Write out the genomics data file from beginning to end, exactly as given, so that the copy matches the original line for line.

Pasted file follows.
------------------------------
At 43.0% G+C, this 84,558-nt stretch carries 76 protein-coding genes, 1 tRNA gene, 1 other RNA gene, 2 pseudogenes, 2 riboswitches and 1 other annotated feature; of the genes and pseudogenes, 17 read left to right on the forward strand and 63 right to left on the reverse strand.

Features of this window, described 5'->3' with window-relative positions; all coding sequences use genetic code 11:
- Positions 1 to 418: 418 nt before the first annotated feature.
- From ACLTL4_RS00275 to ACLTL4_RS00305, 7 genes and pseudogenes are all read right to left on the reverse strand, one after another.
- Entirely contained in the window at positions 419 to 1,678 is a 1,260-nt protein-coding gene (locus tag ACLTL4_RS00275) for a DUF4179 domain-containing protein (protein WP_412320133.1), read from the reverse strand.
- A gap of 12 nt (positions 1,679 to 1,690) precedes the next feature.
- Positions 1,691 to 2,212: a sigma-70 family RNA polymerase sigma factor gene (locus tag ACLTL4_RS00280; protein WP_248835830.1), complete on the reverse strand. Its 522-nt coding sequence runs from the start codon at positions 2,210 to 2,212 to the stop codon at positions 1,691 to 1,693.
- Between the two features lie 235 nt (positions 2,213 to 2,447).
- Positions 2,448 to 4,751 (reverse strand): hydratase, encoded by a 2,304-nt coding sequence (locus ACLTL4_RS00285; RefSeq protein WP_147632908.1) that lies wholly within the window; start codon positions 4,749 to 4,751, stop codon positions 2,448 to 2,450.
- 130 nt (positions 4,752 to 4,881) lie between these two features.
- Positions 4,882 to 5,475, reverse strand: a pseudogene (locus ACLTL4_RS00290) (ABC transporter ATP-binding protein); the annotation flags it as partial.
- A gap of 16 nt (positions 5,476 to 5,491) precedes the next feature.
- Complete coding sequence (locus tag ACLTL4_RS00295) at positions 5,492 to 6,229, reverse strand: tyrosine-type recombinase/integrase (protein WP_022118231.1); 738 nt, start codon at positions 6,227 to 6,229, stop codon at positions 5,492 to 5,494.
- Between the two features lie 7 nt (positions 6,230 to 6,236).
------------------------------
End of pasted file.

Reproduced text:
At 43.0% G+C, this 84,558-nt stretch carries 76 protein-coding genes, 1 tRNA gene, 1 other RNA gene, 2 pseudogenes, 2 riboswitches and 1 other annotated feature; of the genes and pseudogenes, 17 read left to right on the forward strand and 63 right to left on the reverse strand.

Features of this window, described 5'->3' with window-relative positions; all coding sequences use genetic code 11:
- Positions 1 to 418: 418 nt before the first annotated feature.
- From ACLTL4_RS00275 to ACLTL4_RS00305, 7 genes and pseudogenes are all read right to left on the reverse strand, one after another.
- Entirely contained in the window at positions 419 to 1,678 is a 1,260-nt protein-coding gene (locus tag ACLTL4_RS00275) for a DUF4179 domain-containing protein (protein WP_412320133.1), read from the reverse strand.
- A gap of 12 nt (positions 1,679 to 1,690) precedes the next feature.
- Positions 1,691 to 2,212: a sigma-70 family RNA polymerase sigma factor gene (locus tag ACLTL4_RS00280; protein WP_248835830.1), complete on the reverse strand. Its 522-nt coding sequence runs from the start codon at positions 2,210 to 2,212 to the stop codon at positions 1,691 to 1,693.
- Between the two features lie 235 nt (positions 2,213 to 2,447).
- Positions 2,448 to 4,751 (reverse strand): hydratase, encoded by a 2,304-nt coding sequence (locus ACLTL4_RS00285; RefSeq protein WP_147632908.1) that lies wholly within the window; start codon positions 4,749 to 4,751, stop codon positions 2,448 to 2,450.
- 130 nt (positions 4,752 to 4,881) lie between these two features.
- Positions 4,882 to 5,475, reverse strand: a pseudogene (locus ACLTL4_RS00290) (ABC transporter ATP-binding protein); the annotation flags it as partial.
- A gap of 16 nt (positions 5,476 to 5,491) precedes the next feature.
- Complete coding sequence (locus tag ACLTL4_RS00295) at positions 5,492 to 6,229, reverse strand: tyrosine-type recombinase/integrase (protein WP_022118231.1); 738 nt, start codon at positions 6,227 to 6,229, stop codon at positions 5,492 to 5,494.
- Between the two features lie 7 nt (positions 6,230 to 6,236).